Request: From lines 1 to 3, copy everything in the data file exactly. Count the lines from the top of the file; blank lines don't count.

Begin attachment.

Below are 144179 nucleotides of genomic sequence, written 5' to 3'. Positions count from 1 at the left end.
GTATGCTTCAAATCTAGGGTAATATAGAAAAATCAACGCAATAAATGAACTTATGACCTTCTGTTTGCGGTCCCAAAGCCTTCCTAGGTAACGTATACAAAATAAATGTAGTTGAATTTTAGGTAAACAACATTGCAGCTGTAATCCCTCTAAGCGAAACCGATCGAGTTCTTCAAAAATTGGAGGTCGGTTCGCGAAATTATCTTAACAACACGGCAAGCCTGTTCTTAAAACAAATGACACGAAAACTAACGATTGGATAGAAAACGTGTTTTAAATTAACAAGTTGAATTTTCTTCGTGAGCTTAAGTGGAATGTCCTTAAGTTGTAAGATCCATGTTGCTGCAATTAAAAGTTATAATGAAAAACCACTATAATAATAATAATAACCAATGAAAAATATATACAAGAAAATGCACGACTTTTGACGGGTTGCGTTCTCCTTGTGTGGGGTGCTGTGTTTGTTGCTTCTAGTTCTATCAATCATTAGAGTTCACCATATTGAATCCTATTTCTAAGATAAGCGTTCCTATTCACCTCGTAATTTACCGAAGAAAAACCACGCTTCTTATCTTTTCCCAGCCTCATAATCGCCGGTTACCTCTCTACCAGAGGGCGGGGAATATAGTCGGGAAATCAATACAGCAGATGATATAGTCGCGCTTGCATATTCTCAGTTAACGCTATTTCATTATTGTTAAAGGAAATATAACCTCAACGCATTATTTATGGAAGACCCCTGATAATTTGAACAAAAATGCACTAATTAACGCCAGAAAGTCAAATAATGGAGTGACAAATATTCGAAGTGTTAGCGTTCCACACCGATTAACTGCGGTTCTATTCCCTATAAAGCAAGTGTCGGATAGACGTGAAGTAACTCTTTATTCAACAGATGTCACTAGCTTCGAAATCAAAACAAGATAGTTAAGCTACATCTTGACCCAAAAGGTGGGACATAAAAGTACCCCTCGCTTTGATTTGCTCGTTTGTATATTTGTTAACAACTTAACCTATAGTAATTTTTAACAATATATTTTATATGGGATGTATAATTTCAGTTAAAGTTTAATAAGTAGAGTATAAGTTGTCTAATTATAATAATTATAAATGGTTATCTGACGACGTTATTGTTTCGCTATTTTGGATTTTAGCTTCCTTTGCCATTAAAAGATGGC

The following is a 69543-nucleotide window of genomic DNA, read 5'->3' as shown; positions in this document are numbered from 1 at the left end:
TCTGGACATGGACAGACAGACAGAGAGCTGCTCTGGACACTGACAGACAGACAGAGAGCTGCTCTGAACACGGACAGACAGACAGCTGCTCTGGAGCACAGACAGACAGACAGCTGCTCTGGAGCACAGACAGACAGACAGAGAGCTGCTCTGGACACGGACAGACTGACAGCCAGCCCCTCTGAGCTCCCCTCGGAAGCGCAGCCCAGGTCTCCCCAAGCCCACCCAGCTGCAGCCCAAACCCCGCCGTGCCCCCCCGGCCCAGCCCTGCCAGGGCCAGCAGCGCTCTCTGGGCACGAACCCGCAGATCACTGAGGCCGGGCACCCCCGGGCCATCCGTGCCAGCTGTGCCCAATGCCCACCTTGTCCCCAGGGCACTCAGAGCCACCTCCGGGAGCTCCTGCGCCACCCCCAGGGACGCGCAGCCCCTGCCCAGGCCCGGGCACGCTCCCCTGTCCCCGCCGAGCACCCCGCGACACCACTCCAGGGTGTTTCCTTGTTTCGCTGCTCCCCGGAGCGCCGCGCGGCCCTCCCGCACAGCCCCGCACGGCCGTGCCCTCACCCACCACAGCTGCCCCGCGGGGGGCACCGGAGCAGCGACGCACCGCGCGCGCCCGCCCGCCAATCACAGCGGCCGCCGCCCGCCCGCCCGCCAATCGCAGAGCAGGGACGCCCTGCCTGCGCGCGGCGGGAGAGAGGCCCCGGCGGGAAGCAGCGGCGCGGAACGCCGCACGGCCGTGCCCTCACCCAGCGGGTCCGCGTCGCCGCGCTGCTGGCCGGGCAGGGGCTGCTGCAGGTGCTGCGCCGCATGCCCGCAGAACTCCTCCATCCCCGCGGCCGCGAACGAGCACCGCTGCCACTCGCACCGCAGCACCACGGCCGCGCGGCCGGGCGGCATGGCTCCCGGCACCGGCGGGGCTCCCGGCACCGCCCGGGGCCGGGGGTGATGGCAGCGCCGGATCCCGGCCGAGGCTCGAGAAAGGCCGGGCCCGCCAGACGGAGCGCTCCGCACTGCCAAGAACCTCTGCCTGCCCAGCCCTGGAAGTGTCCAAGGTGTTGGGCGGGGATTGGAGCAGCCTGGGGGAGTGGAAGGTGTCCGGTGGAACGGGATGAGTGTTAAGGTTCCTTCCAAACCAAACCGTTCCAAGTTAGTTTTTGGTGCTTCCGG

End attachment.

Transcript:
Below are 144179 nucleotides of genomic sequence, written 5' to 3'. Positions count from 1 at the left end.
GTATGCTTCAAATCTAGGGTAATATAGAAAAATCAACGCAATAAATGAACTTATGACCTTCTGTTTGCGGTCCCAAAGCCTTCCTAGGTAACGTATACAAAATAAATGTAGTTGAATTTTAGGTAAACAACATTGCAGCTGTAATCCCTCTAAGCGAAACCGATCGAGTTCTTCAAAAATTGGAGGTCGGTTCGCGAAATTATCTTAACAACACGGCAAGCCTGTTCTTAAAACAAATGACACGAAAACTAACGATTGGATAGAAAACGTGTTTTAAATTAACAAGTTGAATTTTCTTCGTGAGCTTAAGTGGAATGTCCTTAAGTTGTAAGATCCATGTTGCTGCAATTAAAAGTTATAATGAAAAACCACTATAATAATAATAATAACCAATGAAAAATATATACAAGAAAATGCACGACTTTTGACGGGTTGCGTTCTCCTTGTGTGGGGTGCTGTGTTTGTTGCTTCTAGTTCTATCAATCATTAGAGTTCACCATATTGAATCCTATTTCTAAGATAAGCGTTCCTATTCACCTCGTAATTTACCGAAGAAAAACCACGCTTCTTATCTTTTCCCAGCCTCATAATCGCCGGTTACCTCTCTACCAGAGGGCGGGGAATATAGTCGGGAAATCAATACAGCAGATGATATAGTCGCGCTTGCATATTCTCAGTTAACGCTATTTCATTATTGTTAAAGGAAATATAACCTCAACGCATTATTTATGGAAGACCCCTGATAATTTGAACAAAAATGCACTAATTAACGCCAGAAAGTCAAATAATGGAGTGACAAATATTCGAAGTGTTAGCGTTCCACACCGATTAACTGCGGTTCTATTCCCTATAAAGCAAGTGTCGGATAGACGTGAAGTAACTCTTTATTCAACAGATGTCACTAGCTTCGAAATCAAAACAAGATAGTTAAGCTACATCTTGACCCAAAAGGTGGGACATAAAAGTACCCCTCGCTTTGATTTGCTCGTTTGTATATTTGTTAACAACTTAACCTATAGTAATTTTTAACAATATATTTTATATGGGATGTATAATTTCAGTTAAAGTTTAATAAGTAGAGTATAAGTTGTCTAATTATAATAATTATAAATGGTTATCTGACGACGTTATTGTTTCGCTATTTTGGATTTTAGCTTCCTTTGCCATTAAAAGATGGC

The following is a 69543-nucleotide window of genomic DNA, read 5'->3' as shown; positions in this document are numbered from 1 at the left end: